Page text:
California could be even closer to a major natural disaster than ever before. With eight active volcanoes and a high state population, the United States Geological Survey says that the Golden State is in desperate need of very close monitoring.
“I call them the watch-list volcanoes,” said Margaret Mangan, Scientist-in-Charge at the California Volcano Observatory. Scientists know from geophysical and geochemical research that these volcanoes have molten rock and magma, “in their roots,” and the world’s top volcanologists aren’t taking any chances anymore.
They are heading to Portland, Oregon on August 14 for the first international volcanology assembly held in the U.S. since 1989. The many famous, prominent, and dangerous volcanoes of the West Coast will be the subject of field trips and much discussion during the assembly.
The volcanoes which will get the most discussion are shown in the image below.
USGS caption: Volcanoes of very high to low threat are scattered throughout California, from the Oregon border (north) to Mexico (south). Other older volcanoes in California are of less concern. California’s volcano watch list is subject to change as new data on past eruptive activity are collected, as volcanic unrest changes, and as populations in threatened areas grow or decline.
Throughout the Cascade Range and into southern California, the West Coast is home to most of the country’s highest-threat volcanoes, as ranked by the United State Geological Survey, making California a ticking time bomb. As if the earthquake threat on the heavily populated West Coast wasn’t enough, scientists are now concerned about the volcanic activity as well. While Mount Shasta unsurprisingly tops USGS’s list of very-high threat volcanoes in California, there are seven other volcanic areas in the state that are also “young, nervy, jacked up on magma, and likely to erupt.”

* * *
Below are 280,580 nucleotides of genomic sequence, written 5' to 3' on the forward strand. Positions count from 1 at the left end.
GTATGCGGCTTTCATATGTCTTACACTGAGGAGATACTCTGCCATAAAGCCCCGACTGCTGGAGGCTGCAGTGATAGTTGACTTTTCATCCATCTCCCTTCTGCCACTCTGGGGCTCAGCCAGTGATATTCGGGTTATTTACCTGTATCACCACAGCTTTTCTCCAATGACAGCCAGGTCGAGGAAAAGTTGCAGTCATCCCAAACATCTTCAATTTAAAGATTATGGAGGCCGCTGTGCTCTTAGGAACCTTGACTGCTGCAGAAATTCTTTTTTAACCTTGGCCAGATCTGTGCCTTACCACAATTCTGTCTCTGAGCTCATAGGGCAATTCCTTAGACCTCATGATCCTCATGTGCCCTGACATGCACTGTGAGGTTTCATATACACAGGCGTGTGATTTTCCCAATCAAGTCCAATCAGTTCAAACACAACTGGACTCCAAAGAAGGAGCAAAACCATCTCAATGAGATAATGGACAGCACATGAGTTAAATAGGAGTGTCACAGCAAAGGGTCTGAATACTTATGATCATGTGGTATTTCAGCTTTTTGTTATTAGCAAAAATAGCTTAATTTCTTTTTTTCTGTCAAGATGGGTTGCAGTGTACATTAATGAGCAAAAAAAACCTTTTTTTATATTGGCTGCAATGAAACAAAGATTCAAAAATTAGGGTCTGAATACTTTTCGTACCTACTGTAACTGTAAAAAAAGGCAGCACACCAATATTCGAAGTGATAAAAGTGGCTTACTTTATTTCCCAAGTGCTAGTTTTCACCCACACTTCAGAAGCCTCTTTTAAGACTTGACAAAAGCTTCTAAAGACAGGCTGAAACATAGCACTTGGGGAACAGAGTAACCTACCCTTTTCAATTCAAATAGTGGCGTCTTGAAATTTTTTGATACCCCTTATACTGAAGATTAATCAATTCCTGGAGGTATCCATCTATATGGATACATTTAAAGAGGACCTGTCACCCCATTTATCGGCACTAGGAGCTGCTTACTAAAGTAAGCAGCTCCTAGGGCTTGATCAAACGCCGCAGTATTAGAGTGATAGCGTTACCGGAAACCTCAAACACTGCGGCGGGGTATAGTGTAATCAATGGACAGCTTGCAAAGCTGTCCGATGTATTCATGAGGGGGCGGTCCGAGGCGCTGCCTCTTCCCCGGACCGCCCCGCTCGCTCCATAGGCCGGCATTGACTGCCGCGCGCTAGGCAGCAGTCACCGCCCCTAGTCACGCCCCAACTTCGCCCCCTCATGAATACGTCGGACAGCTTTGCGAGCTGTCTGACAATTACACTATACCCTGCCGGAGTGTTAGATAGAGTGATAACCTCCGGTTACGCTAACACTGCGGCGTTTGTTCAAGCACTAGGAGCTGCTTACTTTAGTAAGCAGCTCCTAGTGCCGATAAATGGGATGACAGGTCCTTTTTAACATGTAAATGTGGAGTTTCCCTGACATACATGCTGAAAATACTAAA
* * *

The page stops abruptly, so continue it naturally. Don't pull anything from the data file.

Back in 2005, a national team led by John Ewert, a volcanologist with the USGS Cascades Volcano Observatory, established a system for other volcanologists, which would help them decide which of the United States’ 169 young volcanoes are the most dangerous and most in need of monitoring. In the “Framework for a National Volcano Early Warning System,” Ewert’s team identified 57 priority volcanoes in the U.S., and eight just in California are now on high alert.
Roughly half of the nation’s 169 young volcanoes are dangerous because of the manner in which they erupt and the communities within their reach. Volcanologists are going to be monitoring these volcanoes in California closely, and maybe they can give those nearest some kind of warning should major changes signaling an eruption occur.
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